Which is why I was deeply amused when I saw this making the rounds a couple of weeks ago:

And then it struck me: Franklin BBQ is a class issue. If you want to eat at Franklin, you have to have access to the time to go stand in line of a Thursday morning, perhaps even as early as 10am, waiting for the start of business, then wait in line while Aaron serves everyone (he makes sure to make eye contact and chat with every customer, which is charming when it’s your turn, but frustrating when you’re melting in the Texas heat at the back of the queue!) until it’s your time to order. Then you eat (or take it away, but it’s best eaten fresh and hot) and go about your business. You’ve just spent two hours on a half-pound of brisket or a pulled-pork sandwich in the middle of a workday.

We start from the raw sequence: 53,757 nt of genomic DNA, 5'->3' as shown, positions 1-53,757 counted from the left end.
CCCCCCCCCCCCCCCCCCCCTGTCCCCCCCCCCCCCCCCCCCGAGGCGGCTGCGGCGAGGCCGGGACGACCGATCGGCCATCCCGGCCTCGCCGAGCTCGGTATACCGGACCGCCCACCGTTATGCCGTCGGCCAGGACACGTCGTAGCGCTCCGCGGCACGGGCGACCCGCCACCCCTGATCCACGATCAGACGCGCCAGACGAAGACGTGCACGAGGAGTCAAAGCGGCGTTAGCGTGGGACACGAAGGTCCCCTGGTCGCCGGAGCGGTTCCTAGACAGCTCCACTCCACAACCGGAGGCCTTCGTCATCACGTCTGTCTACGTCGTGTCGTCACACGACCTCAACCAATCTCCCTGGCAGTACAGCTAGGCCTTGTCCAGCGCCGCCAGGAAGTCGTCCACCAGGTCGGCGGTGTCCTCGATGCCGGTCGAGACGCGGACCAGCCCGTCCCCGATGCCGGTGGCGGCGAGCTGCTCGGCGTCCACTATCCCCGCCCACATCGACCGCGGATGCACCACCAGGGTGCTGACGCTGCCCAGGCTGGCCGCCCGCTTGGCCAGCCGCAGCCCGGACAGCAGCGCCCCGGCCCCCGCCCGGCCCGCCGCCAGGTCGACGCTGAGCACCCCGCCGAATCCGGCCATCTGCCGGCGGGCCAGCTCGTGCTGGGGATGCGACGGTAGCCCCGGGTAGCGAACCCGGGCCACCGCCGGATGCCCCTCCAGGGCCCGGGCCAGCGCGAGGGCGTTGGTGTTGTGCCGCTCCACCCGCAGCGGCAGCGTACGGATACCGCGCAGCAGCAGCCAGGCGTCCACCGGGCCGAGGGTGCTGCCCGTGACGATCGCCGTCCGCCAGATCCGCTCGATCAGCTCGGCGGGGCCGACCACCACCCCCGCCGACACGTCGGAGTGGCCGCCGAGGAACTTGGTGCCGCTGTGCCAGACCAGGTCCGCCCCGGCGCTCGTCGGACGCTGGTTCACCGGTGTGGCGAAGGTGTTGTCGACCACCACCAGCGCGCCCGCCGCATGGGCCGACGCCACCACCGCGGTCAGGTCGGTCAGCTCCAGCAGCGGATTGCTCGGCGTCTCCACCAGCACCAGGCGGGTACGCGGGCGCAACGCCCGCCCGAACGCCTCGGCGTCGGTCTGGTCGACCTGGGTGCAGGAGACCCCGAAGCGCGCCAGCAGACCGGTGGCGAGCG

They were open on Easter this year and Matt was meant to head down there while I took the kids to church so that we could supplement the big family dinner with some brisket, which my dad loves. I was dismayed when I called Matt a little after 11 on Easter Sunday and he was EN ROUTE to Franklin, rather than already having arrived and lined up. I knew there would be no brisket, and I was right: when he got there, he saw that the line snaked out the door and around the building. He didn’t even stop the car.

So. What’s my point? I’m not sure. It’s late and I’m tired. But I do know that barbecue is a humble food of humble origins, and I think it’s ironic that something so simple and humble, and, dare I say, working class, is pretty much out of reach for those who work in jobs that don’t allow for a cushy two-hour dawdle over smoked meat. Which is probably also why it’s that much more impossible on the weekends.